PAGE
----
The potential toxicity of aluminum in cosmetics has been a concern for several years. Often accused of promoting breast cancer or Alzheimer’s disease, he was the subject of an assessment by the Afssaps regarding his job security. The Agency has just published its conclusions in an expert report published on 17 November 2011. Conclusion: the risk exists and consumer health safety is not ensured.
The issue has been studied by French health authorities since 2000. In 2003, a first report was published highlighting the lack of relevant data on dermal absorption of aluminum from cosmetic products. It was then impossible to conclude on the risks associated with the use of products containing them.
The assessment published today takes into account two new data: a dermal absorption study provided by the cosmetics industry, and a synthesis of toxicological data, partly based on the recent opinion of the European Food Safety Agency.
After repeated-dose administration of aluminum, this new report states, neurotoxic effects as well as effects on the testicles, embryo and nervous system development are observed in animals.
Effects in humans (neurotoxicity, bone damage, anemia) are known in chronically exposed renal insufficiencies as well as in premature infants fed by parenteral route.
On the other hand, animal studies do not show any carcinogenic potential. Nor can epidemiological data establish a conclusive link between dermal exposure to aluminum and the development of cancer.
Even if the fate of aluminium after dermal exposure is very poorly known, the Afssaps reminds us that it is widely distributed throughout the body, can reach the brain and cross the placental barrier.
Its elimination, mainly by the renal route, may take several years when administered chronically.
Exposure via cosmetics
More than twenty-five aluminium compounds are among the substances that may be present in cosmetic products. Aluminium chlorohydrate (INCI: Aluminum Chlorohydrate) is one of the most widely used, particularly as an antiperspirant.
The dermal absorption study provided by the cosmetics industry was conducted in vitro on human skin. It estimated the quantities of aluminum absorbed via daily exposure to an antiperspirant containing 20% aluminum chlorohydrate (or 2.5% aluminum).
Two scenarios were studied:
• Exposure of normal skin leads to a dermal absorption rate of 0.5%
• Exposure of injured skin results in an absorption rate of 18%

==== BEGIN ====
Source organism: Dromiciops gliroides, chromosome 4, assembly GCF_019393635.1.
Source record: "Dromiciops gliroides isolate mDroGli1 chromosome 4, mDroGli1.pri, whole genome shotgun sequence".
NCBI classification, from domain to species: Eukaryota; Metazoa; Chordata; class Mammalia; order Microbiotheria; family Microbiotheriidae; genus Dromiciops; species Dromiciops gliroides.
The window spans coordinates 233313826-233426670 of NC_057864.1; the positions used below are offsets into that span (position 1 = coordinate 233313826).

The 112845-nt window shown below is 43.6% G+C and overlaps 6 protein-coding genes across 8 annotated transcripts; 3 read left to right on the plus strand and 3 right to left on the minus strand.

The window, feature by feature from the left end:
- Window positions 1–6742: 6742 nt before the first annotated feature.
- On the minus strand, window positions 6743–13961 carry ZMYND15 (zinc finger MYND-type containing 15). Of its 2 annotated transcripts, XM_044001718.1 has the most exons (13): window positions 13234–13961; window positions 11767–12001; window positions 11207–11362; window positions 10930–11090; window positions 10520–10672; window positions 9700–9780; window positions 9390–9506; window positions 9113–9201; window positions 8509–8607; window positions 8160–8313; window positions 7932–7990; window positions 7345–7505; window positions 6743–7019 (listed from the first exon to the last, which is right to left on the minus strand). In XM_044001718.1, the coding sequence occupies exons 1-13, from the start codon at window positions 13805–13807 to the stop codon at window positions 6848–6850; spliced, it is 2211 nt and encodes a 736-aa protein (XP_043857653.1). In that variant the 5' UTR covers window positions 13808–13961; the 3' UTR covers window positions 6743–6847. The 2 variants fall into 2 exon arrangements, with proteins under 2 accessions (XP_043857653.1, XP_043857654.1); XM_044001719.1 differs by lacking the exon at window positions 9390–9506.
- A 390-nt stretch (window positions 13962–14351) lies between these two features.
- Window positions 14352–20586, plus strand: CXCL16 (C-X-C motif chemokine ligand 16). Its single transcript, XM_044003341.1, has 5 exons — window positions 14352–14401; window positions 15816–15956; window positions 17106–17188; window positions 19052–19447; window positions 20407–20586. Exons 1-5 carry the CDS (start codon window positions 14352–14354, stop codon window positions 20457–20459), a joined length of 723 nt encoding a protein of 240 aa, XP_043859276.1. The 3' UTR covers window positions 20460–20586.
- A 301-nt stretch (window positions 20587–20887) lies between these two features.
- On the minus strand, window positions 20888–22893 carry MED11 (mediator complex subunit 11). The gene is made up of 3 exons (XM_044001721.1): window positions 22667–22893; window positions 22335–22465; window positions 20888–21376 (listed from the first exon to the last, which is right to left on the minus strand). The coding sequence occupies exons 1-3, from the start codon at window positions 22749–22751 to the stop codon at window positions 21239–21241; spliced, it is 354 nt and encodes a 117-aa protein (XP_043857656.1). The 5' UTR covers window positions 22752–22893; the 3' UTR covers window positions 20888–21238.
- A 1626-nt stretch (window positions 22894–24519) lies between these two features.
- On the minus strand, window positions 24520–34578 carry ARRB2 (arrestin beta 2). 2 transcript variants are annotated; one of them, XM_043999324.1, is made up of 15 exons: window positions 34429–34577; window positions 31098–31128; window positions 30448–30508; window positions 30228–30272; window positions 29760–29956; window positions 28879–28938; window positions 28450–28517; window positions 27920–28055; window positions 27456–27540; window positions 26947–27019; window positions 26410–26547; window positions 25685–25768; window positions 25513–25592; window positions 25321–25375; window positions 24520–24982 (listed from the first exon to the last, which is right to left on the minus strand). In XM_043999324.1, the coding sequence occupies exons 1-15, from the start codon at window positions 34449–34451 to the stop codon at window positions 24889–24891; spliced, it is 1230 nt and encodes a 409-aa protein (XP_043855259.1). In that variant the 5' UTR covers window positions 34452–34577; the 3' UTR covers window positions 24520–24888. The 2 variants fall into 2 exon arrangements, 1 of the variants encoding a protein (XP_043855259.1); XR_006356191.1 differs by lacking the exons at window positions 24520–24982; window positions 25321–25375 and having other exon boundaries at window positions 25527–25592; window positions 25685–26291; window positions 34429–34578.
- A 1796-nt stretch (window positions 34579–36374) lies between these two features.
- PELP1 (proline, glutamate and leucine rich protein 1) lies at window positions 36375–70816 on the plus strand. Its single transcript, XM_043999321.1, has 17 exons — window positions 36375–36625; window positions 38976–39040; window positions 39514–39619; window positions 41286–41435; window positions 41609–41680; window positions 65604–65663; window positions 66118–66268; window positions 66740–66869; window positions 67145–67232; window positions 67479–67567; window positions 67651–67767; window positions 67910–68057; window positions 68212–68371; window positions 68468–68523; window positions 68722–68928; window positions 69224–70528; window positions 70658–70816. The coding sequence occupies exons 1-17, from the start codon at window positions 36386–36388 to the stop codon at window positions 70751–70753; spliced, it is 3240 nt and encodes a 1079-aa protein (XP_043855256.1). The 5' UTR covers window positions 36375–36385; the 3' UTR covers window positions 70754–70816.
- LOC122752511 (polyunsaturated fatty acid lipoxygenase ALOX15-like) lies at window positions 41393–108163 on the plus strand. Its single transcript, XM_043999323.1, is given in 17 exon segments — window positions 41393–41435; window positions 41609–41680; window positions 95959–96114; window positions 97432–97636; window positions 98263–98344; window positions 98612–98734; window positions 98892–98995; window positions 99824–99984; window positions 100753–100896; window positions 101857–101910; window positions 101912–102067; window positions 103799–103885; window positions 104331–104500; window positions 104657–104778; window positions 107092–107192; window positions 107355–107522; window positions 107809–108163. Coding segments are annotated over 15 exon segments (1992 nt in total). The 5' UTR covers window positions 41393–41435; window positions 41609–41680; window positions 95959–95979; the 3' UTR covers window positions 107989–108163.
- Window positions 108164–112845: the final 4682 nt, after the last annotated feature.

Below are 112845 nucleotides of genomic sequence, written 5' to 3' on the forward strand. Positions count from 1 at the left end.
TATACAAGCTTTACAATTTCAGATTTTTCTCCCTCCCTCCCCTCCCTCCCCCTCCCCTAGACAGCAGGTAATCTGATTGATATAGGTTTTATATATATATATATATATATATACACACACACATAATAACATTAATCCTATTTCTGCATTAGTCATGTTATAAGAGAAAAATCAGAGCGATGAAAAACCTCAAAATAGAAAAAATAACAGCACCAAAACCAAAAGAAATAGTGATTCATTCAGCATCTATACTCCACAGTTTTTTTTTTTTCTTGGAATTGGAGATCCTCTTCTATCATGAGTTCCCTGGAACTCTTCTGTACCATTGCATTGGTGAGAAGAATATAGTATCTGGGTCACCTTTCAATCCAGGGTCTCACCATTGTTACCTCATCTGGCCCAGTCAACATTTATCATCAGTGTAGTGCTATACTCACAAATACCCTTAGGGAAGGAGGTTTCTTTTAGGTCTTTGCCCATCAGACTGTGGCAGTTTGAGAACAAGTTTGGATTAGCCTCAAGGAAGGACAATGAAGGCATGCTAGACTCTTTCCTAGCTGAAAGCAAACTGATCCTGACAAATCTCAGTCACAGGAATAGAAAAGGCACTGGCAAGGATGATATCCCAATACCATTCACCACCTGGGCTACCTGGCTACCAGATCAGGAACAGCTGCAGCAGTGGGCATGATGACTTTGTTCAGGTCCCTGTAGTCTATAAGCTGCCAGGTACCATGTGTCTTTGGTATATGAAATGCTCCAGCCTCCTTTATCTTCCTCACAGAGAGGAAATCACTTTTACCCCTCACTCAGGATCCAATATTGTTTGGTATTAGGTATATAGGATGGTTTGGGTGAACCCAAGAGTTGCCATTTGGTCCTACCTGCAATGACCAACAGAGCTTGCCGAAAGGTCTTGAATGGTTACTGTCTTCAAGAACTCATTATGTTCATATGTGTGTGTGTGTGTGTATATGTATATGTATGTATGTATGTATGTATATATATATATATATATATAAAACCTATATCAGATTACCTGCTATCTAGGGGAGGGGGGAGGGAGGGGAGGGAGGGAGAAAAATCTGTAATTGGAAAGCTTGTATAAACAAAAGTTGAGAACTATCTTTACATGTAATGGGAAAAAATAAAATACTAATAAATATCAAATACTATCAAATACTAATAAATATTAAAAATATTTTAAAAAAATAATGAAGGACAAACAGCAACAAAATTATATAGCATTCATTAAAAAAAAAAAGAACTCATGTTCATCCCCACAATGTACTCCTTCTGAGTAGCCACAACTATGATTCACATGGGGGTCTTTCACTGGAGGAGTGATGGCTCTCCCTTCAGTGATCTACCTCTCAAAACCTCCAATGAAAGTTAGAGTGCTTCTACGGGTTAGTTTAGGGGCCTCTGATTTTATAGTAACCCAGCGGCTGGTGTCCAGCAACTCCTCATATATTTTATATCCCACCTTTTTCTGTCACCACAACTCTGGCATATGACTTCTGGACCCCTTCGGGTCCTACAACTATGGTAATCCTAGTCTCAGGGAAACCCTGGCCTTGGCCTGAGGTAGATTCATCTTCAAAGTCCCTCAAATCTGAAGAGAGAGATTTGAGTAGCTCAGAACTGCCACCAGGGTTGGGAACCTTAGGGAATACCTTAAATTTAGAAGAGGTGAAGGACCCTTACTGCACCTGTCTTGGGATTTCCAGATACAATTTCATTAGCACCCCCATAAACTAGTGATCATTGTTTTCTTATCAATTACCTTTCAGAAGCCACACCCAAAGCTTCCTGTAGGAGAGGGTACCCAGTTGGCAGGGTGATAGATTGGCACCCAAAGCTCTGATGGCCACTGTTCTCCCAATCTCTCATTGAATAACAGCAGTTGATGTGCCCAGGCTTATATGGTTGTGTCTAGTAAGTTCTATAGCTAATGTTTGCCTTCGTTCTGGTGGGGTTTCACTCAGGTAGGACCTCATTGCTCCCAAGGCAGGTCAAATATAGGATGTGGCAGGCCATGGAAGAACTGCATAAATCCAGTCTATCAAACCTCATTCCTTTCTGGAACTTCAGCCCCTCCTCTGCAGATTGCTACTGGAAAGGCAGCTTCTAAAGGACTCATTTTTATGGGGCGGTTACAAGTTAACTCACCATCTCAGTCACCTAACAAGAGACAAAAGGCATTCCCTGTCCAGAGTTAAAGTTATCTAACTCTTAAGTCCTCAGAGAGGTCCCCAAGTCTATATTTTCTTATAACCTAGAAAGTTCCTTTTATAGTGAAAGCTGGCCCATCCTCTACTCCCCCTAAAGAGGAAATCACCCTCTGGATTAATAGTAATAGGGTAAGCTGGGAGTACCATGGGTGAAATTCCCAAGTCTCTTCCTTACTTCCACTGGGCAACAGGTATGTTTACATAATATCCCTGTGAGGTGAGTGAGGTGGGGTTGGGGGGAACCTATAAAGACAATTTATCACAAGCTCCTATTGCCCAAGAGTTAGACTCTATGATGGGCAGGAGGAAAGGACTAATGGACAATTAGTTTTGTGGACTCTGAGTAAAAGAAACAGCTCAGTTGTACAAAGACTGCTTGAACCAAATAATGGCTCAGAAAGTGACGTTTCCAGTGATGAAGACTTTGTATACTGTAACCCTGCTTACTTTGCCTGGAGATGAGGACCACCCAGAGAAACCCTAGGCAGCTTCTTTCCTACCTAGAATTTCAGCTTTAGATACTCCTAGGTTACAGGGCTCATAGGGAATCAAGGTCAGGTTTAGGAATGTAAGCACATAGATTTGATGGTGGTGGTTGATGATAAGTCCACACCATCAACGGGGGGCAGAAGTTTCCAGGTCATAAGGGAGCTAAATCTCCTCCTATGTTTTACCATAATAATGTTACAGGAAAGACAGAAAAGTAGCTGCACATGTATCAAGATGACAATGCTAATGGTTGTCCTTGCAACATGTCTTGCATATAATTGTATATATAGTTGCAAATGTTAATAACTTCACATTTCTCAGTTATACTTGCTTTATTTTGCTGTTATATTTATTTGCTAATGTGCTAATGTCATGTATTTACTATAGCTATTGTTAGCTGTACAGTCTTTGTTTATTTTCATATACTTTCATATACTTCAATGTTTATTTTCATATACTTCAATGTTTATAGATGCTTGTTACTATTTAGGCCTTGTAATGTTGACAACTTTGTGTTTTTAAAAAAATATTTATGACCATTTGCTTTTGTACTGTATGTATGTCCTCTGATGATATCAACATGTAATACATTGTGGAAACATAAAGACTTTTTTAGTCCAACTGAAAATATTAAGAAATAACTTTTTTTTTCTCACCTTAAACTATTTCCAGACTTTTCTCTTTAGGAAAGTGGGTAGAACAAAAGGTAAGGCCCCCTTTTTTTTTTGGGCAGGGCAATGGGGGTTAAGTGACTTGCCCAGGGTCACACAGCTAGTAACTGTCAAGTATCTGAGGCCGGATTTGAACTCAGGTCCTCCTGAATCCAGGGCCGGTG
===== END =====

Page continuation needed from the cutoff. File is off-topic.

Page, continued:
The Afssaps indicates that in the case of normal skin, the safety margin is 20 (it should be greater than or equal to 100 to ensure job security). In the case of damaged skin, it is less than 1.
Concentrations to be revised downwards
The Agency concludes that the risk assessment shows that exposure to antiperspirants with concentrations of 20 % aluminium hydrochloride (2,5 % aluminium) does not ensure consumer health safety under normal conditions of use.
In order to protect the population from the bone and neurotoxic risks associated with long-term regular application, this report states, it should be necessary:
• On the one hand, to limit the concentration of aluminium in cosmetic products to 1.2%
• On the other hand, to prevent any use on damaged skin, as no safety margin can be achieved in this case
However, this risk assessment does not take into account the total exposure to the various cosmetic products that may contain aluminum. This is also the case:
• In the abrasive active ingredients of dental products or facial and body care products
• In the viscosity agents of care products and make-up products
• In face mask absorbents (aluminium silicate can be used up to 80% for this purpose)
However, animal studies have shown additional effects related to exposure to aluminum. The Afssaps therefore indicates that the conclusions adopted today are likely to evolve subsequently according to an evaluation taking into account the different product categories and their uses.
In the meantime, the Agency recommends:
• For industry: limit the concentration of aluminium in antiperspirants or deodorants to 0.6%
• For consumers: do not use cosmetic products containing aluminium on damaged skin, especially after shaving or in the event of skin damage such as microcuts.
The Afssaps recommends that this information should appear on the packaging.
Another point raised by this report is skin tolerance.
Cases of skin irritation related to cosmetic products containing chlorinated aluminium compounds have been reported in humans. The Afssaps stresses that additional data would be required to confirm the risks of irritation associated with these products, as the data available today do not allow to conclude on the local tolerance of antiperspirants containing aluminium salts.
On the other hand, awareness cases are rare.
On the basis of these conclusions and at this stage of knowledge, the Afssaps considers that it is appropriate to refer the matter to the European Commission in order to define the conditions for the safe use of antiperspirants and other cosmetic products containing aluminium.
This could eventually lead to an evolution in the regulation of cosmetic ingredients and products containing them.
For futher information
• See the full text (in French) of the Rapport d’expertise concernant l’Évaluation du risque lié à l’utilisation de l’aluminium dans les produits cosmétiques (Risk assessment related to the use of aluminum in cosmetic products)